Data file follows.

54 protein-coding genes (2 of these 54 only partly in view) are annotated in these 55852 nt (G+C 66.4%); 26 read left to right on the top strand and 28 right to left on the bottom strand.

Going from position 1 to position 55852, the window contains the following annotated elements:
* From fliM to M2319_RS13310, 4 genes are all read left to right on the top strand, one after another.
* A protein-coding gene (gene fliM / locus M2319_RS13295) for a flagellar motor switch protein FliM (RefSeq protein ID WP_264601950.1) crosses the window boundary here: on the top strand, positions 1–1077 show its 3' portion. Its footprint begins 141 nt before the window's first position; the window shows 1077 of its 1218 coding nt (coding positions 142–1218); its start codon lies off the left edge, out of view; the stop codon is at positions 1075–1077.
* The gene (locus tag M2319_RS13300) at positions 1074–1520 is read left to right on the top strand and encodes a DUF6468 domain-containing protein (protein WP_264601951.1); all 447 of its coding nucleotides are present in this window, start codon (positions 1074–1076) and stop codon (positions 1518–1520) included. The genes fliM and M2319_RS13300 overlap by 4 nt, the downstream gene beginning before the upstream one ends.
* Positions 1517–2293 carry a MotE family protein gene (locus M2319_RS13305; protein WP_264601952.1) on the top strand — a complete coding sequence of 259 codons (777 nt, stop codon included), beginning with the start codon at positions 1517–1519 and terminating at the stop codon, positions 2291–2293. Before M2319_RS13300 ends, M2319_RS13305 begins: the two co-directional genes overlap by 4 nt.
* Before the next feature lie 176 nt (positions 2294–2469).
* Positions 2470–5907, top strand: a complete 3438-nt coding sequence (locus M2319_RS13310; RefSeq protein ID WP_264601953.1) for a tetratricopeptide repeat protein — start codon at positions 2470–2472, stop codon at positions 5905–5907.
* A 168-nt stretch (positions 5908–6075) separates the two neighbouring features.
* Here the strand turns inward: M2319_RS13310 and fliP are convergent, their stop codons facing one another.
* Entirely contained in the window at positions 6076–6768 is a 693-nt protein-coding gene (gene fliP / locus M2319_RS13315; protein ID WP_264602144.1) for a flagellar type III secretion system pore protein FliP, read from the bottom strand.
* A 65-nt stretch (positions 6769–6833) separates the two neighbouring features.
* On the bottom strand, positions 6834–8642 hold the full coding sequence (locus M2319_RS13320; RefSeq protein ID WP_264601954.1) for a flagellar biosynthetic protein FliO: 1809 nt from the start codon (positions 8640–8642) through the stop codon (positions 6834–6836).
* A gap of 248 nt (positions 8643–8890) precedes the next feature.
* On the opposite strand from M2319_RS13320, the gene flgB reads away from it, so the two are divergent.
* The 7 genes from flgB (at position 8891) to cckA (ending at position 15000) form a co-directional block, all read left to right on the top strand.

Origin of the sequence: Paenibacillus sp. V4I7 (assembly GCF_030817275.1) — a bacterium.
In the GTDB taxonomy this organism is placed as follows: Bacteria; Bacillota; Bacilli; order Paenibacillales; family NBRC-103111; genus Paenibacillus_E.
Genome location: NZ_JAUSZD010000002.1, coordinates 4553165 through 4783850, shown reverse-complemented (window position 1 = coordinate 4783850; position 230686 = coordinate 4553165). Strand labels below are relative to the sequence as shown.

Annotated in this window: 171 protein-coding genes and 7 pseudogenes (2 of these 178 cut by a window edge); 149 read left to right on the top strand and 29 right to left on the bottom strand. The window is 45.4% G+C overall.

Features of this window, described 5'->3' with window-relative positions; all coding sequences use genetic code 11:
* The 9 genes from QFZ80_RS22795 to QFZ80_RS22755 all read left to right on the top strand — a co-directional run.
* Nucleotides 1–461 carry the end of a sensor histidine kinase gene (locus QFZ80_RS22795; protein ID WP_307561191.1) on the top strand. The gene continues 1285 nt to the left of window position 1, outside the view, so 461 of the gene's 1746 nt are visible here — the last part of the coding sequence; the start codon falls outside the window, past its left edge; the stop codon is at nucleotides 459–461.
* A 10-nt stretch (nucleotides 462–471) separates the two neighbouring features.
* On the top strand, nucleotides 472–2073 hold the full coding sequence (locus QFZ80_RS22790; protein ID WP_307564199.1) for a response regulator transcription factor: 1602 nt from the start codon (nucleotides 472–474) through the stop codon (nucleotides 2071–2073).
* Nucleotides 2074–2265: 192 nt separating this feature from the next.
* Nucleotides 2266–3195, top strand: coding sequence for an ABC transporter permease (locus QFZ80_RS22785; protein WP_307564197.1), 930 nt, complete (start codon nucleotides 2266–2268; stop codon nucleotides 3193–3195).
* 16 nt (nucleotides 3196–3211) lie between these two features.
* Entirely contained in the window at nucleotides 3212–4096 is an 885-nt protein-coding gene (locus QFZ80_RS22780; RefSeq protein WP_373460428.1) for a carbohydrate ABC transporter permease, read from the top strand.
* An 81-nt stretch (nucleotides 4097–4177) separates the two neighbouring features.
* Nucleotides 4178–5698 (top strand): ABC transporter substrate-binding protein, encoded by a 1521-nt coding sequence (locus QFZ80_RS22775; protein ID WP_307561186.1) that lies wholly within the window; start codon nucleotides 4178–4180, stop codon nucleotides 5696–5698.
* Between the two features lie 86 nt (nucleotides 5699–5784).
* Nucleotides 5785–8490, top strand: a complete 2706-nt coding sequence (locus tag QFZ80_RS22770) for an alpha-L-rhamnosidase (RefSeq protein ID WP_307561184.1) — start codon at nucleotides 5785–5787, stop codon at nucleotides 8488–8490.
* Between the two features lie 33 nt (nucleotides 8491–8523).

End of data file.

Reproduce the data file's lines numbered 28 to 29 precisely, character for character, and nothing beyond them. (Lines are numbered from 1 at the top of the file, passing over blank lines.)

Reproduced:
* 16 nt (nucleotides 3196–3211) lie between these two features.
* Entirely contained in the window at nucleotides 3212–4096 is an 885-nt protein-coding gene (locus QFZ80_RS22780; RefSeq protein WP_373460428.1) for a carbohydrate ABC transporter permease, read from the top strand.